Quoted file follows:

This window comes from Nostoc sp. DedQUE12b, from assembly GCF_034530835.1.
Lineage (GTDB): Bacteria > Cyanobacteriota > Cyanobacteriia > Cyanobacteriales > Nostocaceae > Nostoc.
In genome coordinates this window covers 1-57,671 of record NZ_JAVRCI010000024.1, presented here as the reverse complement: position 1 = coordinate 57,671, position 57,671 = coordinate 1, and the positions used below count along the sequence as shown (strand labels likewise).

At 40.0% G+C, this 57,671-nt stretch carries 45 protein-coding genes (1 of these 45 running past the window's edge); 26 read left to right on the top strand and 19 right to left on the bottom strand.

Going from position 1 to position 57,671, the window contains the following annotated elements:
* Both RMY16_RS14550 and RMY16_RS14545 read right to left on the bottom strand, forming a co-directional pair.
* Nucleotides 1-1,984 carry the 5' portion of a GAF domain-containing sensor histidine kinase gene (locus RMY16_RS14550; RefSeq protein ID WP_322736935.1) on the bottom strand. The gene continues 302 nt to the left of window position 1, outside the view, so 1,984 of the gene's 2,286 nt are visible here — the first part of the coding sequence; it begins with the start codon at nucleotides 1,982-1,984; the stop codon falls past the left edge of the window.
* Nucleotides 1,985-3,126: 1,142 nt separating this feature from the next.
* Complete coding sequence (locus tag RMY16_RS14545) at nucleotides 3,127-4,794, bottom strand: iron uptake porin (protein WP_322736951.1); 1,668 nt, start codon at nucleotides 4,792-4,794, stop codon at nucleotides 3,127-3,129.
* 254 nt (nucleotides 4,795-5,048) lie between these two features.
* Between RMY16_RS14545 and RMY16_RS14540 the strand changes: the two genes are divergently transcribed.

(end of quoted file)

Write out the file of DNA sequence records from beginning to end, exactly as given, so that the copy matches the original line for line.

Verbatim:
This window comes from Nostoc sp. DedQUE12b, from assembly GCF_034530835.1.
Lineage (GTDB): Bacteria > Cyanobacteriota > Cyanobacteriia > Cyanobacteriales > Nostocaceae > Nostoc.
In genome coordinates this window covers 1-57,671 of record NZ_JAVRCI010000024.1, presented here as the reverse complement: position 1 = coordinate 57,671, position 57,671 = coordinate 1, and the positions used below count along the sequence as shown (strand labels likewise).

At 40.0% G+C, this 57,671-nt stretch carries 45 protein-coding genes (1 of these 45 running past the window's edge); 26 read left to right on the top strand and 19 right to left on the bottom strand.

Going from position 1 to position 57,671, the window contains the following annotated elements:
* Both RMY16_RS14550 and RMY16_RS14545 read right to left on the bottom strand, forming a co-directional pair.
* Nucleotides 1-1,984 carry the 5' portion of a GAF domain-containing sensor histidine kinase gene (locus RMY16_RS14550; RefSeq protein ID WP_322736935.1) on the bottom strand. The gene continues 302 nt to the left of window position 1, outside the view, so 1,984 of the gene's 2,286 nt are visible here — the first part of the coding sequence; it begins with the start codon at nucleotides 1,982-1,984; the stop codon falls past the left edge of the window.
* Nucleotides 1,985-3,126: 1,142 nt separating this feature from the next.
* Complete coding sequence (locus tag RMY16_RS14545) at nucleotides 3,127-4,794, bottom strand: iron uptake porin (protein WP_322736951.1); 1,668 nt, start codon at nucleotides 4,792-4,794, stop codon at nucleotides 3,127-3,129.
* 254 nt (nucleotides 4,795-5,048) lie between these two features.
* Between RMY16_RS14545 and RMY16_RS14540 the strand changes: the two genes are divergently transcribed.